“I don’t think that I have ever really spoken about my cancer this much.” —Andy, fifteen-year-old male
In a dimly lit hospital room, a fifteen-year-old adolescent paused his video games. Andy closed his eyes and told me about how it all started with a bloody nose that would not stop. He shared with me the simplicities and the intimacies of his life, speaking as if he were reliving each memory he recounted. After an hour went by and our conversation drew to a close, Andy told me candidly that he did not think he had ever really spoken about his cancer that much.
Andy was one of the first adolescents I spent time with for the purpose of my research. Our conversation was guided by my questions about his diagnosis, his time in the hospital, and his whirlwind of emotions about cancer. As we talked, I learned more about his experiences through the memories he shared, the words he stumbled over, the deep breaths he took, and the moments of silence.
When he confessed that this experience of talking about his cancer differed from any other, I was taken aback by the power of my presence. It dawned on me that such stories, told by adolescents with cancer, rarely have the space to emerge.
My research aimed to give adolescents like Andy a space to express their experiences with cancer. For more than five years, I have been volunteering with pediatric oncology patients at the University of Michigan C.S. Mott Children’s Hospital. I have been getting to know these children and adolescents not only as cancer patients but also as individuals. I have become dedicated to these youth and the cause of childhood cancer: these experiences have largely shaped my own aspirations to become a pediatric oncologist.
As I spent more time with these youth, I became increasingly curious about how children and adolescents make sense of their disease and cope with the mysterious complexity of cancer. I wondered about what emotions and feelings children and adolescents may experience, beyond their coping mechanisms and even beyond their diagnoses. I wanted to understand how cancer affected these children and adolescents, not only as patients but also as people.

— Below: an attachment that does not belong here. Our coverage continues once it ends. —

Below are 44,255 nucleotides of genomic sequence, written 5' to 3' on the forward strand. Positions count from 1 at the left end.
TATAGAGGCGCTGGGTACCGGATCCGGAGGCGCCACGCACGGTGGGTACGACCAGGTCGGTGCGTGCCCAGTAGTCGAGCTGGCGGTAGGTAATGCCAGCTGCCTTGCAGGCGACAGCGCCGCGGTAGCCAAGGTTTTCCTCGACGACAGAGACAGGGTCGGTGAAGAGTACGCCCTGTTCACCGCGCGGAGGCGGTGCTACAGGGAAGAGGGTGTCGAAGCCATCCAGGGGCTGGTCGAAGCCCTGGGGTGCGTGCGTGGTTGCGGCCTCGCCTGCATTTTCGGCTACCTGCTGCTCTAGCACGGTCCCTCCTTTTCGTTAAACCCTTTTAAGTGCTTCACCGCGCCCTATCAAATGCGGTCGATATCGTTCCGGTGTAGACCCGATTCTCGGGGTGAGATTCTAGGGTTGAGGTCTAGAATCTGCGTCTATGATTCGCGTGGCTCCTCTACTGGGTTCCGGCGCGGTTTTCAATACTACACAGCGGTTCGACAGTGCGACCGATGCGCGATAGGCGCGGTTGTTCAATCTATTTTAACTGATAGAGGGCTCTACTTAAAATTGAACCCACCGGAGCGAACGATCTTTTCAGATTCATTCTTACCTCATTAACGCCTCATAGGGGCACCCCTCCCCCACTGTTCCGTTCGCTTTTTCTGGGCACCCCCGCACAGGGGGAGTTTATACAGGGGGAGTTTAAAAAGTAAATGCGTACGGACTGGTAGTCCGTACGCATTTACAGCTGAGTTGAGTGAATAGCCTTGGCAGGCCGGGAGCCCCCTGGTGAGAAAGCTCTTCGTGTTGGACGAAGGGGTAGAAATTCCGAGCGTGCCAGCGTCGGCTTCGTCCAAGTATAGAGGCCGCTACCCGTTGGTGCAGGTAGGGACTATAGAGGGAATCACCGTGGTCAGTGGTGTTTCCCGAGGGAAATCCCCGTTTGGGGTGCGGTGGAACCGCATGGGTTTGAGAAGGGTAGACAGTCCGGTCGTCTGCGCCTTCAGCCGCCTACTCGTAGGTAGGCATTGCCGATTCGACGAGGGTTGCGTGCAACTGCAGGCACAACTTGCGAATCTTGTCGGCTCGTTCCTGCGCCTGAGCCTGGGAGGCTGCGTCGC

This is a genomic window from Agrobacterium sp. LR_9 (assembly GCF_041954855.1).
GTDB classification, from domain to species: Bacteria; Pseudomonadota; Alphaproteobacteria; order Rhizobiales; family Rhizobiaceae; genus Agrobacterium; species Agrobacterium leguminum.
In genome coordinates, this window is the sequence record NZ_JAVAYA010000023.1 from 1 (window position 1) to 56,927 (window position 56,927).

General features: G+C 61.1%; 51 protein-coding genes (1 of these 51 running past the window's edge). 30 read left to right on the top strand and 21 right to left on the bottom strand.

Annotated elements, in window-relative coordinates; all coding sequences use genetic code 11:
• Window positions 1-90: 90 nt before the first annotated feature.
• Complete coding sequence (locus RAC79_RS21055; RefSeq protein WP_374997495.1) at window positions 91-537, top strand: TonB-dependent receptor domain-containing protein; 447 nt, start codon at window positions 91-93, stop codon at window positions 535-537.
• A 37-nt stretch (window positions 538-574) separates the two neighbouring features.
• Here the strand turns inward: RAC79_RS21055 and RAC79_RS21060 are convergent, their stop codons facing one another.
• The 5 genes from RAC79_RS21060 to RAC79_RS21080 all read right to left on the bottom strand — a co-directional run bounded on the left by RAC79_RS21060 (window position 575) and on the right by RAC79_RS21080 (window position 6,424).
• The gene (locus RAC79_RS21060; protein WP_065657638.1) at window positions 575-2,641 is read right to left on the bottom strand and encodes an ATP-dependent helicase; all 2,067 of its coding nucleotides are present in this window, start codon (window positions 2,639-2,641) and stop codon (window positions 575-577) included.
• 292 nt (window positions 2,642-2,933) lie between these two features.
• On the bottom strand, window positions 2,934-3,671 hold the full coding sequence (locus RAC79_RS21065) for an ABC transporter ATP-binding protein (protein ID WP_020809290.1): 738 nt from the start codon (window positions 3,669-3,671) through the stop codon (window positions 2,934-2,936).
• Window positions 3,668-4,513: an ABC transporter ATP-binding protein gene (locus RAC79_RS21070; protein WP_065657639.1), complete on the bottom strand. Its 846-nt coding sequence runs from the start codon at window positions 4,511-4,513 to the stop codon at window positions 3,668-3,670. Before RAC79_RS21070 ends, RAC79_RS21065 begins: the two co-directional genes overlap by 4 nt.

Now, after months of listening to children and adolescents talk, write, and draw about their experiences with cancer, I am proud to be able to share their written and drawn works with a much broader audience. This September, in honor of Childhood Cancer Awareness Month, the collection of narratives by youth with cancer that were gathered throughout the course of my research is being published. Chronicling Childhood Cancer: A Collection of Personal Stories by Children and Teens with Cancer includes the stories of ten different patients, all at different places in their journeys with disease.
In a series of blog posts, I hope to elucidate the milestones of my research, the crucial moments and considerations that have transformed this project into so much more than I could ever have hoped. I will describe the original realizations that prompted this research, the importance of filling this void of literature, and the ethically complex process of publishing this collection of patient narratives. These blog posts will provide insight into the research that created this opportunity for narrative creation and, just in time for September, they will reiterate the great importance of childhood cancer awareness.
Trisha Paul is a first year medical student at the University of Michigan Medical School. Trisha graduated from the University of Michigan with a B.S. in English with Honors along with minors in
Biochemistry and Medical Anthropology. Largely because of her volunteer experiences at C.S. Mott Childrens Hospital, Trisha aspires to become a pediatric oncologist.